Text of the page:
Grizzly killed after breaking into kitchens in Alaska town

DEADHORSE, Alaska (AP) — State game officials have killed a 10-year-old female grizzly bear after it began breaking into kitchens and food-storages areas in Deadhorse, a support enclave for the oil industry on Alaska’s North Slope.

The bear’s two cubs were captured and will be relocated to a zoo in Oakland, California.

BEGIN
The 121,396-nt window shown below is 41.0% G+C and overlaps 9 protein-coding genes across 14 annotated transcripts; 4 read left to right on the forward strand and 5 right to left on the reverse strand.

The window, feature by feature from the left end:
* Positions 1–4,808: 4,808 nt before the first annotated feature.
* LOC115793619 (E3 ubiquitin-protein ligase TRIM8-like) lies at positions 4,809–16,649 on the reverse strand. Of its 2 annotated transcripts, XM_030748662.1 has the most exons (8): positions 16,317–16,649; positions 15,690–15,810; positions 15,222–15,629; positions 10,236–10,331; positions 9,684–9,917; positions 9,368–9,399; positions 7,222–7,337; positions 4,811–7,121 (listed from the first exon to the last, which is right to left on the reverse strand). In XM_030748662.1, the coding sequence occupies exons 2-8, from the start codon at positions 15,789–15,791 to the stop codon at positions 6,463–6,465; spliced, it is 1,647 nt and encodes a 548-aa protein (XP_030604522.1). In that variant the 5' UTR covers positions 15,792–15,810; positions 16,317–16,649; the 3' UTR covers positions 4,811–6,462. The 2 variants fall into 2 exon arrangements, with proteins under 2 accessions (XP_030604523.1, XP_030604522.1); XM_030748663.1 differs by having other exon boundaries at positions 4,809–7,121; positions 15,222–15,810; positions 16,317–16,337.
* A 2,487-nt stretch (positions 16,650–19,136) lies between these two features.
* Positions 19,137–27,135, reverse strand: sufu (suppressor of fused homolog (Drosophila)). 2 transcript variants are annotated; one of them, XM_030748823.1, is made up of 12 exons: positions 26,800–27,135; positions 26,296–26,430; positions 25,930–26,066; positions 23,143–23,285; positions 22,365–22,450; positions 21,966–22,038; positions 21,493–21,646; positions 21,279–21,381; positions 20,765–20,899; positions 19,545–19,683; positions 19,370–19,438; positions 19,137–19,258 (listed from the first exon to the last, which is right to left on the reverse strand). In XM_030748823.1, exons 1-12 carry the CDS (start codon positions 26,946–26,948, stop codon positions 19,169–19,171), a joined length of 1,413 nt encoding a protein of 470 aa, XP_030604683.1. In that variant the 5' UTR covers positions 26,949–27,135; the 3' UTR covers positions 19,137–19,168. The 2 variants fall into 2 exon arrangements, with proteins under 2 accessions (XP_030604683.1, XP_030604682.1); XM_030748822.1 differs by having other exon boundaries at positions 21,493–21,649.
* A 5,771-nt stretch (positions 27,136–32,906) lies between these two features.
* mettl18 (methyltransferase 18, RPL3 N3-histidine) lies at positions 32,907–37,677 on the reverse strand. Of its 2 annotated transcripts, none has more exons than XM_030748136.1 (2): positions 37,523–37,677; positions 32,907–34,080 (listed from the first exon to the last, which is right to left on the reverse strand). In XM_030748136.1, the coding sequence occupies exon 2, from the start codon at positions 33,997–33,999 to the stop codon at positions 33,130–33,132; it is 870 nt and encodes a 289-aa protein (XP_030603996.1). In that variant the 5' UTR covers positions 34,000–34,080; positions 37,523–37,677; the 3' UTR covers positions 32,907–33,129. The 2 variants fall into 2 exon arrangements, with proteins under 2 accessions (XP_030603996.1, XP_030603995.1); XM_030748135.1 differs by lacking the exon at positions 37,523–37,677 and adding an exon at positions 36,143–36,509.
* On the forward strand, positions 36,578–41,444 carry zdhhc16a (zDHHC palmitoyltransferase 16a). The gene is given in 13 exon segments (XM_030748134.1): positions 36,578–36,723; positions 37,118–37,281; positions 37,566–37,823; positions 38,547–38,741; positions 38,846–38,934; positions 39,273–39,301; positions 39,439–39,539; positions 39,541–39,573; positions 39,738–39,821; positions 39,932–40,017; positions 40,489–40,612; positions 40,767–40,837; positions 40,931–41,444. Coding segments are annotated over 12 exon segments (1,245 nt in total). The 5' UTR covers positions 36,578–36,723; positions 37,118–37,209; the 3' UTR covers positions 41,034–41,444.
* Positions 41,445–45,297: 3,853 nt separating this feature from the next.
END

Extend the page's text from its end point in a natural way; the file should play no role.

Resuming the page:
Dick Shideler, a state wildlife biologist, squarely placed blame for the bear’s demise on Deadhorse residents not using bear-proof garbage cans.

He says people need to stop placing food waste in unsecured bins, a practice that made this bear conditioned to human-provided food.

The grizzly killed is well-known to researchers on the North Slope. She was known as “Bear 147,” and spent her life around Deadhorse and the nearby Prudhoe Bay oilfields.

This is the first lethal removal of a bear in Deadhorse, located about 10 miles south of Alaska’s northern coast, since seven bears were killed in 2001-2002.